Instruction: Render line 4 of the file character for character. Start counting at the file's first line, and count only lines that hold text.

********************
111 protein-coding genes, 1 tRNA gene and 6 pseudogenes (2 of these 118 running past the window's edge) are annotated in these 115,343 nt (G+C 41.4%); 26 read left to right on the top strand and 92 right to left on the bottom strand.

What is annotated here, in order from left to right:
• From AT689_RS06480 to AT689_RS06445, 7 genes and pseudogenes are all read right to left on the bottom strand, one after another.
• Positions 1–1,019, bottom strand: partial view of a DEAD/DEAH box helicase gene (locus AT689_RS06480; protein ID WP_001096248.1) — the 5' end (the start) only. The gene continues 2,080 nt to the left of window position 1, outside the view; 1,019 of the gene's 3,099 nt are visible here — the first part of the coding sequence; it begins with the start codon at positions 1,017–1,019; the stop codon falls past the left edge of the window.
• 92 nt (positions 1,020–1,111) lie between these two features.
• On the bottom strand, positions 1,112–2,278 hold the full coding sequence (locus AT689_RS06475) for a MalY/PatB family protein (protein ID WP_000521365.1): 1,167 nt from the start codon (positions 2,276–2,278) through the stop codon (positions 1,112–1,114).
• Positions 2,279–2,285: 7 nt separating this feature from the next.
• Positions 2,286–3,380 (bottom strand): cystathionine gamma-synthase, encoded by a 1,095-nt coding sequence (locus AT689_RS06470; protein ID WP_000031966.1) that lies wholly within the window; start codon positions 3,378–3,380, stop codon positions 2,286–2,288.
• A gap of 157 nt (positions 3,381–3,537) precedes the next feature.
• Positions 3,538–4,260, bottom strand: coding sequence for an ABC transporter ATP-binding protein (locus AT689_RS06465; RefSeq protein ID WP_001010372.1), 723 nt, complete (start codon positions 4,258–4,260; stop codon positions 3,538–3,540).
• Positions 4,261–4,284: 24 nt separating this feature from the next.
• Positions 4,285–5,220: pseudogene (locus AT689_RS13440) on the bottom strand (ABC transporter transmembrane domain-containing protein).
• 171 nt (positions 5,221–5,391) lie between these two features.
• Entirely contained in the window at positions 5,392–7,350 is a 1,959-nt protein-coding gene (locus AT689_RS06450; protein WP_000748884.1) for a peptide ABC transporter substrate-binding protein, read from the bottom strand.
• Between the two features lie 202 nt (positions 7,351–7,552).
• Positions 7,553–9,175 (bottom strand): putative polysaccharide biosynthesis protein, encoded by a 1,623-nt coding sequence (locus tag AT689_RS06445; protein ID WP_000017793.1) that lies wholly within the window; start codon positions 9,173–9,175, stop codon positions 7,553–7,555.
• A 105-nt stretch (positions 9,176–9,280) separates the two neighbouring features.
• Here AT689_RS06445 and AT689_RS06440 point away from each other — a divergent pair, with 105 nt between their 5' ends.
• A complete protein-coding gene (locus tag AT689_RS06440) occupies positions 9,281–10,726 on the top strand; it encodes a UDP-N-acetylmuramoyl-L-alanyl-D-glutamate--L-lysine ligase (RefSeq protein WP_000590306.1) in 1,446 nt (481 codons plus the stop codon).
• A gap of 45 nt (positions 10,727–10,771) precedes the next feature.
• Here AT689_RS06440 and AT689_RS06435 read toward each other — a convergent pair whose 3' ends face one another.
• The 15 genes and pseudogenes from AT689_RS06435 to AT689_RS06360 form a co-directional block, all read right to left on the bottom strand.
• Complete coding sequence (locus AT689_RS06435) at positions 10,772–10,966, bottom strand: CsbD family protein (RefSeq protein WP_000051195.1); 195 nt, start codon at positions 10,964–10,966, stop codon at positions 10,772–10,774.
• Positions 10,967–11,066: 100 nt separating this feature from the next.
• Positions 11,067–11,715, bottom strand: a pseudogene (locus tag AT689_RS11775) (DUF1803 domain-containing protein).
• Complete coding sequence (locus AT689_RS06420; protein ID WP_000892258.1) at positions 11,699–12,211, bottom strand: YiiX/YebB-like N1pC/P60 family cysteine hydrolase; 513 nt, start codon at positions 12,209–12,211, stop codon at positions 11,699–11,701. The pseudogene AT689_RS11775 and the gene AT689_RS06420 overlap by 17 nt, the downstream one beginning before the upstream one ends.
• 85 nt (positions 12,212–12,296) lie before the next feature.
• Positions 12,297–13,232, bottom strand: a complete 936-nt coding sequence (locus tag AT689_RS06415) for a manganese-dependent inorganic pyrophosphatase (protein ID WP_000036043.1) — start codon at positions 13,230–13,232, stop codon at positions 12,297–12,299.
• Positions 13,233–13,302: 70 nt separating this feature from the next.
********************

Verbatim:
• Positions 1–1,019, bottom strand: partial view of a DEAD/DEAH box helicase gene (locus AT689_RS06480; protein ID WP_001096248.1) — the 5' end (the start) only. The gene continues 2,080 nt to the left of window position 1, outside the view; 1,019 of the gene's 3,099 nt are visible here — the first part of the coding sequence; it begins with the start codon at positions 1,017–1,019; the stop codon falls past the left edge of the window.